Radiation Physics

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TU_10_3212 - A Report Exploring the Influence of Abdominal Compression on Dosimetry of Adjacent Gastro-Intestinal Critical Structures and Toxicities for Patients Treated with Non-Hepatic Abdominal SBRT

Tuesday, October 23
1:00 PM - 2:30 PM
Location: Innovation Hub, Exhibit Hall 3

A Report Exploring the Influence of Abdominal Compression on Dosimetry of Adjacent Gastro-Intestinal Critical Structures and Toxicities for Patients Treated with Non-Hepatic Abdominal SBRT
S. Kuznetsova1, S. Roy2, R. Sinha3, P. Grendarova4, K. Thind1,5, and N. Ploquin1,5; 1University of Calgary, Department of Physics and Astronomy, Calgary, AB, Canada, 2Department of Oncology, Division of Radiation Oncology, Tom Baker Cancer Center, University of Calgary, Calgary, AB, Canada, 3University of Calgary, Calgary, AB, Canada, 4Tom Baker Cancer Center, Division of Radiation Oncology, Calgary, AB, Canada, 5Tom Baker Cancer Center, Division of Medical Physics, Calgary, AB, Canada

Purpose/Objective(s): There is a concern that use of abdominal compression (AC) for respiratory motion management in abdominal SBRT might result in inconsistencies between predicted and delivered dose for nearby critical structures (CS) especially the gastrointestinal (GI) CS. The current study aimed at evaluating the impact of AC on the dosimetry of GI-CS and toxicity for patients treated with non-hepatic abdominal SBRT.

Materials/Methods: Two sets of CT scans (planning CT scans with AC and pre-treatment diagnostic CT scans without AC) were analyzed for patient cohort, treated with AC with prescribed dose to planning target volume (PTV) ≥25 Gy/5-fractions. Target volumes were delineated on both scans, and PTV was expanded by 2 cm (PTV+2) and 4 cm (PTV+4). All GI-CS (duodenum, stomach, small bowel and large bowel) were contoured on both sets of scans. They were fused to create a composite CS (GI-lumen). Rigid registration of AC and non-AC scans were performed using commercial software, which allowed the transfer of GI-CS from non-AC to AC-CT scans, resulting in required dose information. The quality of the rigid registration was evaluated using Dice similarity coefficient (DSC). We calculated the volume of GI-CS within PTV+2 and PTV+4 and dose-volume parameters including V30Gy, and D0.2cc. Independent sample t-test was used for statistical comparison, and toxicity events were gathered from prospectively collected clinical data.

Results: A total of 12 patients met the DSC set criterion (DSC≥0.85). Primary targets included pancreas (n=3), retro-peritoneal nodal mass (n=6), adrenal gland mass (n=3). No difference was seen between the AC vs. non-AC with respect to volume of stomach (22.3 cc vs. 20.3 cc; p=0.88), duodenum (17.2 cc vs. 5.8 cc; p=0.1), small bowel (30.9 cc vs. 47.5 cc; p=0.37), large bowel (28.9 cc vs. 30.1 cc; p=0.95) and GI-lumen (120.6 cc vs. 107 cc; p=0.75) within PTV+2. Similarly, there was no difference in volume of any GI-CS within PTV+4: stomach (61.1 cc vs. 69.9 cc; p=0.77), duodenum (34.24 cc vs. 14.07 cc; p=0.13), small bowel (83.91 cc vs. 129.44 cc; p=0.26), large bowel (80.32 cc vs. 86.12 cc; p=0.88) and GI-lumen (258.78 cc vs. 297.32 cc; p=0.59) between AC vs non-AC respectively. There was a significant improvement in V30Gy of GI-lumen with AC (0.107cc vs. 4.9cc) (p=0.036). There was no difference in D0.2cc of GI-lumen (26.09 Gy vs. 30.44 Gy; p=0.20) or other GI-CS between AC vs. non-AC. Three patients had acute grade-1 anorexia, one patient had acute grade-2 gastritis. There was no grade ≥3 acute or chronic toxicity.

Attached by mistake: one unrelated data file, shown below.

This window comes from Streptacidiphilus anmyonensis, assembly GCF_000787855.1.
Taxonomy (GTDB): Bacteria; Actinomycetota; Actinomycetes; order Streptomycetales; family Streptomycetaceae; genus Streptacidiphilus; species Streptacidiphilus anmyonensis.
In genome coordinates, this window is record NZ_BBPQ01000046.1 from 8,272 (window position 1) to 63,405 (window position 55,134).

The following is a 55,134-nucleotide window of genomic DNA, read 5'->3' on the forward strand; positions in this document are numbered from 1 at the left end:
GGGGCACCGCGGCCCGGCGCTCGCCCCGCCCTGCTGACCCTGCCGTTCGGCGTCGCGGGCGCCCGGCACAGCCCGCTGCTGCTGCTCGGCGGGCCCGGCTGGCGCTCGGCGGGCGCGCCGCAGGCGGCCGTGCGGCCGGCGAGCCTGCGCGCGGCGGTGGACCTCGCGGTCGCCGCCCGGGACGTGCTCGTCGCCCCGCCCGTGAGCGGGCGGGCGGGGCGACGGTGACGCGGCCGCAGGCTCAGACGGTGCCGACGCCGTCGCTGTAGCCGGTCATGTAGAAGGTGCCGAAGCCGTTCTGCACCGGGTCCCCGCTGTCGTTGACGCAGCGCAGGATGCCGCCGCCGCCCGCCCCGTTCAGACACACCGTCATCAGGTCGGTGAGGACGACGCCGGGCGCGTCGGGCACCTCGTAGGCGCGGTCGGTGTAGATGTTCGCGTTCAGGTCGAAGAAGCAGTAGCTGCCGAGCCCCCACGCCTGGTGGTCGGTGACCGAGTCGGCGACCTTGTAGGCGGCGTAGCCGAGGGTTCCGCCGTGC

Conclusion: Use of AC did not confer any dose inconsistencies in our study cohort. There was a significant improvement in V30 of GI-lumen with use of AC. Patients, originally treated using AC, completed their radiation treatment with minimal toxicity.

Author Disclosure: S. Kuznetsova: None. S. Roy: None. R. Sinha: None. N. Ploquin: None.

Soumyajit Roy, MD

BC Cancer Agency-Abbotsford Centre

Biography:
Dr. Soumyajit Roy completed his residency in Radiation Oncology from All India Institute of Medical Sciences, New Delhi, India and joined BC Cancer Agency for an year of clinical research fellowship in 2016. After finishing his fellowship at BC Cancer, he worked as a brachytherapy fellow in Tom Baker Cancer Center, University of Calgary. His areas of interest are prostate cancer, lung cancer, gastro-intestinal and CNS malignancies. He is highly motivated in research and his research interests include patient reported outcome, health services research, integration of basic sciences like radiation biology and physics into mainstream clinical studies. He is a trained singer and loves to sing and write poems in his free time.

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TU_10_3212 - A Report Exploring the Influence of Abdominal Compression on Dosimetry of Adjacent Gastro-Intestinal Critical Structures and Toxicities for Patients Treated with Non-Hepatic Abdominal SBRT



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